In a horde of students and peers alike constantly claiming their ‘perfectionist’ tendencies to be the root of their untimely stress and anxiety regarding work, it’s often hard to understand where you lie. The ‘perfectionist’ charcteristic has long been developing, and what once was a psychogical derivative of a disorder has now become an “attractive flaw” phenomenon. How many times have you heard, especially if you studied or worked at a high-ranked, high-pressured university or workplace, someone claiming that they were stressed about a certain work of theirs because of, or that their biggest flaw is, perfectionism? Too many to count, I assume.
But if everyone was a perfectionist, surely no one would be?
I think the issue lies within one common problem — misconception. Let’s get this straight, perfectionism is not an “attractive flaw”. Gone need to be the days when every second person uses it as their “worst quality” in an effort to mask all the ones they so clearly are ignorant of. Perfectionism does not simply encompass always striving to be one’s best. If that’s what it meant, surely people would simply say “Oh, I’m always striving to be the best!”. (Try saying that at a job interview when asked what your flaws are). Whilst that is a big component of being a perfectionist, it comes with a whole lot of baggage and is applicable to the being as a whole. It’s a lot like OCD, as my friend shrewdly observed of the overuse of characterising onseself as a perfectionist. Both perfectionism and OCD have been attributed with a somewhat positive connotation, where the former now translates as ‘one who works hard enough till results are perfect’ and the latter being an attribute for cleanliness, tidiness, and being organised.
Yes, getting frustrated or uncomfortable with a painting hanging askew or a desk being cluttered are certainly aspects of OCD, but I’m sure not possessing such afflictions is rarer than having them. Who, really, doesn’t get bothered by an uneven, askew painting hanging on the wall? But even eliminating that point, simply having that one affliction does not classify you as an obsessive compulsive person. Ask someone with actual OCD how life is for them. A problem that affects all areas of their life, where their obsessive compulsive tendencies are apparent in every aspect, however mild or severe.
Perfectionism is the same. It encompasses insecurity, and a lack of self-esteem and confidence. You always strive for the best, for achieving your ideal standard, for making things “perfect”, but what does this stem from? From a sense of insecurity, from never feeling good enough, not having enough confidence in your own abilities. This is what it means to be a perfectionist. When people with such tendencies constantly worry about not being good enough, they often have a crippling fear of failure. This fear is so intense, it leads to an attribute that one would never associate with the colloquial “perfectionism” — procrastination. More often than not, a perfectionist is so anxious about producing their best work, they are unable to get started. Can’t fail if you don’t try, right? This procrastination is, of course, accompanied by incessant guilt — you are anxious about making something perfect, but in turn end up doing nothing, which in turn generates a sense of inadequacy and self-loathing: the very breeding ground for depression, anxiety, and eating disorders.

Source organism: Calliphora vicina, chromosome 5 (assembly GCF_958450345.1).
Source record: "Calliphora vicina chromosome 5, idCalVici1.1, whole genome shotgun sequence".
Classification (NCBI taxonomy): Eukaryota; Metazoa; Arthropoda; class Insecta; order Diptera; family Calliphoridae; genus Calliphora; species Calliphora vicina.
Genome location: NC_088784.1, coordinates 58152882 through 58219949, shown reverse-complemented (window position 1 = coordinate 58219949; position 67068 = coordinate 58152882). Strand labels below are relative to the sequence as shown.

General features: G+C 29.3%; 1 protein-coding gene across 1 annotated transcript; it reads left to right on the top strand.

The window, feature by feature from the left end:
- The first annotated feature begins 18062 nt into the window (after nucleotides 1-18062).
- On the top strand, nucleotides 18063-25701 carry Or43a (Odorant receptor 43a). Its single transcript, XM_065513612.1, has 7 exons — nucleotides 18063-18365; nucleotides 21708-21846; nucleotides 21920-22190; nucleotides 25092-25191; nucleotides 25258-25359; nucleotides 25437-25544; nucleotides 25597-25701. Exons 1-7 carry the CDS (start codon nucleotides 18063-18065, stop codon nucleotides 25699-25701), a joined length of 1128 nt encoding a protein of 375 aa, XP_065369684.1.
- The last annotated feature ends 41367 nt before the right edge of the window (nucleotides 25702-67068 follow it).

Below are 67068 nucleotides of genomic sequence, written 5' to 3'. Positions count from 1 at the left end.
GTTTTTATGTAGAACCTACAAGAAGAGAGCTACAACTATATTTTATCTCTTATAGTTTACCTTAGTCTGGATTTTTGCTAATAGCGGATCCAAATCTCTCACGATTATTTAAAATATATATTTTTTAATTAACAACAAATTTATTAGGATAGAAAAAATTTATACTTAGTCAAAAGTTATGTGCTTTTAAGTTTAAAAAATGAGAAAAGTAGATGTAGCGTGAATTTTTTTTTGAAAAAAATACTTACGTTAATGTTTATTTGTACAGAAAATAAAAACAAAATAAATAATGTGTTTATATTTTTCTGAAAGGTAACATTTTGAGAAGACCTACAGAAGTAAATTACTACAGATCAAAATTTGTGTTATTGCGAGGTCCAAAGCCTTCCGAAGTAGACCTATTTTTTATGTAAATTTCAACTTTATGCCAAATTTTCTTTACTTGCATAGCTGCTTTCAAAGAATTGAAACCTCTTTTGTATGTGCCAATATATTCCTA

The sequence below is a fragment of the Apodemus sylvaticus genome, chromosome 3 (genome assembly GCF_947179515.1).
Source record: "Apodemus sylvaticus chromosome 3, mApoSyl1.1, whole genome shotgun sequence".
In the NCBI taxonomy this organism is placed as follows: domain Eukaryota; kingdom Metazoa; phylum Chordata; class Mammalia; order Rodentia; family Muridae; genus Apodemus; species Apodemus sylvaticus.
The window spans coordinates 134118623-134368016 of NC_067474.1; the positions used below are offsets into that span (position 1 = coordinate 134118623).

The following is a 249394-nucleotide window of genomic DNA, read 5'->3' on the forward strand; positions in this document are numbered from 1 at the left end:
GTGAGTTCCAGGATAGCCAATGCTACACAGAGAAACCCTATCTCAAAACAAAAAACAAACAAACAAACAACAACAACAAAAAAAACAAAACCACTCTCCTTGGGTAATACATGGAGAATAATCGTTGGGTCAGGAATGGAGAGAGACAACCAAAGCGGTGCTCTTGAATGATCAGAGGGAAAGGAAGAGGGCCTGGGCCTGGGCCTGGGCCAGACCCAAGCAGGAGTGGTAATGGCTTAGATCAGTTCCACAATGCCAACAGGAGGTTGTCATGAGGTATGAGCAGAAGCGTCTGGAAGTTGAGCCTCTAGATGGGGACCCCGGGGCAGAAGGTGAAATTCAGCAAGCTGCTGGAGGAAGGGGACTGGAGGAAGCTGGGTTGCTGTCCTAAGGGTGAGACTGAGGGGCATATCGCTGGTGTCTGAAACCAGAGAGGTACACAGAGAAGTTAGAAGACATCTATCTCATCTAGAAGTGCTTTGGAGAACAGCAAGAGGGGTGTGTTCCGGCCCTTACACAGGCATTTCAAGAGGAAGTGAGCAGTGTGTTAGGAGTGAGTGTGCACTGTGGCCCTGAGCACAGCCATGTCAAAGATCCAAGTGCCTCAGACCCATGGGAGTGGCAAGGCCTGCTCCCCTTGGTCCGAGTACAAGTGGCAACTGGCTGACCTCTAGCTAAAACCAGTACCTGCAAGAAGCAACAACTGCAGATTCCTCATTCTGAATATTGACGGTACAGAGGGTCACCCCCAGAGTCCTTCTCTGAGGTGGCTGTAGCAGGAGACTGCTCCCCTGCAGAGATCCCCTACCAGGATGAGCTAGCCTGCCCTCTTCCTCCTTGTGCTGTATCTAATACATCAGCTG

A perfectionist feels this incessant need for achieving this ‘ideal standard’ in every aspect of their life. They not only need their professional work to be ‘perfect’, but also need others to see them a certain way. They need validation, a sense of approval from others, and in a way, their own self becomes the “other” for how critically they view themselves. Of course the degrees and aspects in which they feel so vary, but more often than not this perfectionism jumps from work to emotional endurance to physical appearance to strength to creativity to a number of other attributes. Essentially, as soon as validation comes towards one aspect, in whichever form, it is soon replaced by feeling inadequate or not quite good enough in another.
So, truly, perfectionism is a coined term for a constant, rampant feeling of insecurity and lack of self-belief and confidence. It is often symptomatic of procrastination, and a critical nature as a defence mechanism. Anyone that uses “perfectionism” as a reason for their stress or as a classic example of their supposed “flaws”, let them remember that they are essentially being ignorant of a more important, real problem underlying their stress; perhaps this is self-doubt, a fear of their potential, or lack of confidence in their abilities. Perhaps it is all of the things that do encompass a perfectionist. But maybe it’s time we stop using this term that has come to hold an overlying positive connotation. Even if you suffix it with “it’s really not a good quality, I’m never happy with the result so I’m always trying to do better”, it will always come off as a roundabout way of saying you’re just hardworking and are always trying to reach the best possible outcome, to both the listener but more importantly, to yourself. Maybe if we stop using this sugar-coated word, and start realising and actualising the flaws that underlie this term, we will begin to improve and overcome the problems that truly matter. We might work towards gaining more confidence in our abilities or realising our true potential, instead of simply accepting “oh, I’m just a perfectionist.”